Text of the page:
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KJ: Conception, the acquisition, design of the work, Analysis, interpretation of data, draft the work and revise it; KM: Conception, the acquisition, design of the work, draft the work and revise it; HJ: Design of the work, interpretation of data. All Authors read and approved the final manuscript.

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Correspondence to Khodamorad Momeni.

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The necessary permissions to conduct the research were obtained from the ethics committee of Razi University. It is worth mentioning that all methods were carried out in accordance with relevant guidelines and regulations of the mentioned committee. Besides, all the questionnaires used in the current study were approved by the ethics committee of Razi University. Moreover, before the individuals reached the stage of filling out the questionnaires, we presented the research objectives to them, provided them with necessary explanations regarding the lack of identity information on questionnaires, the participants’ privacy and confidentiality of their personal information, and finally obtained their informed consent for participating in the study.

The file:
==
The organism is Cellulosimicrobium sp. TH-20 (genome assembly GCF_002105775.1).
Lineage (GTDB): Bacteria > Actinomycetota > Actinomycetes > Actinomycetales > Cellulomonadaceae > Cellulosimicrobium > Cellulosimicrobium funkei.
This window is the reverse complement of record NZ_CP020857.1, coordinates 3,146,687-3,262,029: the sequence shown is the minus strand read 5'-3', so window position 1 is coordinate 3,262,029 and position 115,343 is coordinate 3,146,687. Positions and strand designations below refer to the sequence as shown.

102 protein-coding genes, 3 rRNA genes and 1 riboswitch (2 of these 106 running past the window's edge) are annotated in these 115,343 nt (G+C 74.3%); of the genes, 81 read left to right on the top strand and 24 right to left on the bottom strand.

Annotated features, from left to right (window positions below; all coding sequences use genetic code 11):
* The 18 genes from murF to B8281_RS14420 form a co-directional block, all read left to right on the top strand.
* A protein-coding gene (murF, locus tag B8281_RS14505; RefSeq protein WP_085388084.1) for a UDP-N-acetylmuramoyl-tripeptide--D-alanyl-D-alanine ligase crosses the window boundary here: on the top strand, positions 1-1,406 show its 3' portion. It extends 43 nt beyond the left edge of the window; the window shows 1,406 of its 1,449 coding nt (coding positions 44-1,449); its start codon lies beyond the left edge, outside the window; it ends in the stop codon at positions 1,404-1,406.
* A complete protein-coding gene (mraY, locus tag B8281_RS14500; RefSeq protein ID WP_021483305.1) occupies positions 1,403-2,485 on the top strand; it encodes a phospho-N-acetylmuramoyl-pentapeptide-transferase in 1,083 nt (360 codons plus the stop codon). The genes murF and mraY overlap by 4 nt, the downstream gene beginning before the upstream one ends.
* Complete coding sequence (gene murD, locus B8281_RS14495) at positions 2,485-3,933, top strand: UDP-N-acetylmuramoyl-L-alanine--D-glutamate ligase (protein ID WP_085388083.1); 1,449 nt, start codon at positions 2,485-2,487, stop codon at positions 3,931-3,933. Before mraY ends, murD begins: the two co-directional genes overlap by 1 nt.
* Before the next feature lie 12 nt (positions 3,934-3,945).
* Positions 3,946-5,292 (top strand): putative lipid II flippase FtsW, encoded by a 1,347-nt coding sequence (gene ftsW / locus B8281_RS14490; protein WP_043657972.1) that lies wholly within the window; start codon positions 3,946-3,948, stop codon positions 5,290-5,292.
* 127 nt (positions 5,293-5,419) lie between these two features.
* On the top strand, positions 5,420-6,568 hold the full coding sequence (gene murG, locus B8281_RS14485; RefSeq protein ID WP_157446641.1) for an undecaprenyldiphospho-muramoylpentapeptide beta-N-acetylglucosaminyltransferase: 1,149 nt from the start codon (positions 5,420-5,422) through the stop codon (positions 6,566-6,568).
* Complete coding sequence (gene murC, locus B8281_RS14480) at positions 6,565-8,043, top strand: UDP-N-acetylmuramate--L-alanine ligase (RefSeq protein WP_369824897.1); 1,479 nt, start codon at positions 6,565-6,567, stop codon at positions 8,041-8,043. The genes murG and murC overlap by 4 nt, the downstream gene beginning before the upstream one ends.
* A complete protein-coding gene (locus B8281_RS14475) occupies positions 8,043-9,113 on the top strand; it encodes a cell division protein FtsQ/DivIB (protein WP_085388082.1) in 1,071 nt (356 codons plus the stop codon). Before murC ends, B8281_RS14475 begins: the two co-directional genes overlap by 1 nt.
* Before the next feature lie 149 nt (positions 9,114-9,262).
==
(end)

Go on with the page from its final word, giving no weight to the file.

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Jalilian, K., Momeni, K. & Jebraeili, H. The mediating role of early maladaptive schemas in the relationship between attachment styles and loneliness. BMC Psychol 11, 136 (2023).

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  • Loneliness
  • Object attachment
  • Early maladaptive schemas
  • Iranian people
  • University students